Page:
Because he needed us

February 2, 2007 at 9:52 pm Leave a comment

Today would have been my grandfather’s 83rd birthday. I never knew him; he died when I was four months old–and yet I catch glimpses of him from my mom’s stories.

Though my mom is an Oklahoma native, she comes from a family of German wheat farmers whose lives revolved around the annual agricultural cycle of planting and harvesting.

wheat.jpgEvery summer, excitement would build as the wheat ripened and harvest time drew nearer and nearer. My grandpa would monitor the wheat, watching and waiting, waiting and watching, everyone brimming with anticipation, until the kernels were fully ripe and fully dry.

At last, a test would show that the wheat was finally ready. Grandpa would give the signal, and the fields would explode with activity. Harvest had arrived!

Once the fields were ripe, it was imperative to harvest the wheat as quickly as possible, meaning that everyone needed to do their job very efficientlyj. Uncle Tom and Uncle Dan operated the two combines, and Mom drove the big wheat truck. Grandpa ran around with his toolbox and the fuel tanks keeping all the machines in good working order, and Grandma made sure everyone was well-fed with home-cooked meals trucked out to the fields.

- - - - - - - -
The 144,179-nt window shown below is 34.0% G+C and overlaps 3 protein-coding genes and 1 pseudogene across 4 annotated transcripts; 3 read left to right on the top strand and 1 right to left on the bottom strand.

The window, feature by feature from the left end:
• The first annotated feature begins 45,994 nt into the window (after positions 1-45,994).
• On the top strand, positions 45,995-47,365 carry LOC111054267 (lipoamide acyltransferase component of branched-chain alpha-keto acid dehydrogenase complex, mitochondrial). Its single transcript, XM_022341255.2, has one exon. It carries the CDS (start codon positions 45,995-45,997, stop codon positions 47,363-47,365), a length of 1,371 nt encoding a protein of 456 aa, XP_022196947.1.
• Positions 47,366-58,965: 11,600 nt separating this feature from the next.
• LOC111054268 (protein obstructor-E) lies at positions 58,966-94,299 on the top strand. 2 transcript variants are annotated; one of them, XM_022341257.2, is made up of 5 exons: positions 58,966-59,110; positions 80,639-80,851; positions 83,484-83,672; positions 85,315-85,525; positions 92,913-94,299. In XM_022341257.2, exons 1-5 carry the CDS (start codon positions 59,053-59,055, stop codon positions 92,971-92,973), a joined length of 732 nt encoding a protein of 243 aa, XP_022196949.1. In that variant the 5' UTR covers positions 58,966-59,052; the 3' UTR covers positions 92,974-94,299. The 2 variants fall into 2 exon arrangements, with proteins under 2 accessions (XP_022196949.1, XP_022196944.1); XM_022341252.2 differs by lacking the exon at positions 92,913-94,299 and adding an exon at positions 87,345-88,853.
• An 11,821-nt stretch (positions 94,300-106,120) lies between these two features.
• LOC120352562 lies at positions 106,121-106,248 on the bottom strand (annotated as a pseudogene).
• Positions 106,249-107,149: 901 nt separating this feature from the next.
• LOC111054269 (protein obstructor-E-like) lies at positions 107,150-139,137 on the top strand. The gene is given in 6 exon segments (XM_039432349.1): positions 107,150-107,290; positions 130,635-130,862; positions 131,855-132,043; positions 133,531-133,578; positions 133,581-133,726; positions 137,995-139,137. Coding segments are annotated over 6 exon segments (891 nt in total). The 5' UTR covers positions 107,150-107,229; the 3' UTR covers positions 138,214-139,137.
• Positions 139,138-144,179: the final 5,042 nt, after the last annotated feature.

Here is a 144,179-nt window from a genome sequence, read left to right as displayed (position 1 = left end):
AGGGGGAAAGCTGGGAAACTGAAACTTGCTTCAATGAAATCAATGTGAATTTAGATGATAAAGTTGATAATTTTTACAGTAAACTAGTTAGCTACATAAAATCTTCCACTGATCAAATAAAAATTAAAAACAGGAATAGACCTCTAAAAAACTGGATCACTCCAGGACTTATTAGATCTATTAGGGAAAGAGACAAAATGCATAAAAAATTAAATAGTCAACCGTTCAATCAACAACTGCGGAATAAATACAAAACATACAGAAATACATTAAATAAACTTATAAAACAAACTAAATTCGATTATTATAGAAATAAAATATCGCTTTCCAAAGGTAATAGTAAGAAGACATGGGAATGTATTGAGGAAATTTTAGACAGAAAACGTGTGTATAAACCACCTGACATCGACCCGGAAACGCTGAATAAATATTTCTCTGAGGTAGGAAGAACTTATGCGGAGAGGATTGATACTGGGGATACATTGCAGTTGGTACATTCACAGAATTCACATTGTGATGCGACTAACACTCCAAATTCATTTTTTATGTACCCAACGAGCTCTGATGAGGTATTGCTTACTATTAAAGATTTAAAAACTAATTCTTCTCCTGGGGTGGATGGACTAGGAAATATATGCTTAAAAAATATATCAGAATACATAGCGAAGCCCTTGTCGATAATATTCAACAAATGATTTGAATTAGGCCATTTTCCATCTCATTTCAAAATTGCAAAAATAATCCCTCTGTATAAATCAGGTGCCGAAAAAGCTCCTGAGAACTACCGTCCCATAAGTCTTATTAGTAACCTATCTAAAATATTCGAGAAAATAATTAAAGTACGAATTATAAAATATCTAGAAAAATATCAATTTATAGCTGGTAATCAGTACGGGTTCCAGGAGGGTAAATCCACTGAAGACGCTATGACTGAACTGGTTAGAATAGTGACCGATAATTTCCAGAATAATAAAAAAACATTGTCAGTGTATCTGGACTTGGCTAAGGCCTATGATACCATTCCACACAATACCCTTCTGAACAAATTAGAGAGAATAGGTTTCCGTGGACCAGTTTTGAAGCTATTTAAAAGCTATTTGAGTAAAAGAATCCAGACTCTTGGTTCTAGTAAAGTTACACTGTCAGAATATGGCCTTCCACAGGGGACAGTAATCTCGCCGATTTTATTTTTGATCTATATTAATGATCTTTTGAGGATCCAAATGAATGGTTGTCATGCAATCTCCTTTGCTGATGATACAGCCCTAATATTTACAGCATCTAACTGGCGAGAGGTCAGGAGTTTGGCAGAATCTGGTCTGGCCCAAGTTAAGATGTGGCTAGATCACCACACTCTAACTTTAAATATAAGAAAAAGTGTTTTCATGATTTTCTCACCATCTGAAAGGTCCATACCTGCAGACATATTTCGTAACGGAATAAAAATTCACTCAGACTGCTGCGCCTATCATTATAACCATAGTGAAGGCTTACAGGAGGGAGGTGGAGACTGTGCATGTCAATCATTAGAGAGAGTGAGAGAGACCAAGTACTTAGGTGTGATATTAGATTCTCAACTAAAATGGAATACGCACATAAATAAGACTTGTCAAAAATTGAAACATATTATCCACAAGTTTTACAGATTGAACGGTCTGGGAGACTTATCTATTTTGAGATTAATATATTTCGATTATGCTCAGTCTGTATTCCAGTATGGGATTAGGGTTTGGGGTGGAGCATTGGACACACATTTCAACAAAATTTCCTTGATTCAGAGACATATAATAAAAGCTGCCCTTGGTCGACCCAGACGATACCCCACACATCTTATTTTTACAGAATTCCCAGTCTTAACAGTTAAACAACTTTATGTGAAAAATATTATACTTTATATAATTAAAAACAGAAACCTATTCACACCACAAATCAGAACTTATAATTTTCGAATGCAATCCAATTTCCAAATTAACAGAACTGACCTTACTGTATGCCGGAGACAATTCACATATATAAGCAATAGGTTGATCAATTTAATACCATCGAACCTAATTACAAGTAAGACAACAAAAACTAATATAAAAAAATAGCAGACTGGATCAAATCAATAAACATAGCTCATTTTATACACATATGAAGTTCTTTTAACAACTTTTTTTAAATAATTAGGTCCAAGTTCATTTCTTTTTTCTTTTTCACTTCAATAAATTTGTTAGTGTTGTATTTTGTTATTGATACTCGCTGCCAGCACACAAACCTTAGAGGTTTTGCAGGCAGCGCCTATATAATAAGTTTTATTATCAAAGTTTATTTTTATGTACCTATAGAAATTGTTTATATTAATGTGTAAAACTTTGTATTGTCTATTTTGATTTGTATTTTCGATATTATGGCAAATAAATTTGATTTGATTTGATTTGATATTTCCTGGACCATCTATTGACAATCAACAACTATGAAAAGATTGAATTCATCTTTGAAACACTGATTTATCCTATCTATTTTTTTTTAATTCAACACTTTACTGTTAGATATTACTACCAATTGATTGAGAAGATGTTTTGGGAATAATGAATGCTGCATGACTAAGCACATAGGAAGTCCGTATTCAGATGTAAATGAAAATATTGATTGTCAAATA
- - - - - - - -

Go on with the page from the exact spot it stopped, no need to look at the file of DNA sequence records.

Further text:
combine1.jpgEveryone knew their duty and moved in perfect rhythm: My uncles would pull up next to Mom’s wheat truck in their combines, engaging the augers on the machines as soon as their spouts were over the bed of the truck. They would unload their wheat as fast as possible, then lurch back out to the field as soon as the last kernel had fallen from the spout. This was the continual rhythm from dawn to dusk (and sometimes later) for several weeks every summer.

Every year at harvest, a battered little red pickup would come bumping down the dirt road, turn into the field, and park. It was great-grandpa. He’d have the bed of his truck completely swept out and spotless, all ready to haul wheat. He wanted to help.

Never mind that his was a measly little truck that could only carry a tiny load of wheat; nevermind that the wheels had to be jacked up at the grain elevator just so the pickup could be unloaded. A little old man past his prime still wanted to help.

In Mom’s words:

Every year, Danny and Tommy would complain to my dad: “Tell him we can do it faster ourselves! He’s not helping!”

But Dad, pointing at Grandpa’s little truck, would say merely, “Fill it up.”

Not because we needed him, but because he needed us.


My grandfather had his priorities straight. I wish I’d known him.


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profile.jpgI am working on my M.A. in Religion at Andrews University in Berrien Springs, Michigan. Besides having a big interest in theology, history, ethics, and the deep stuff of life, I am also very fond of Mediterranean food, snow, and the color red.

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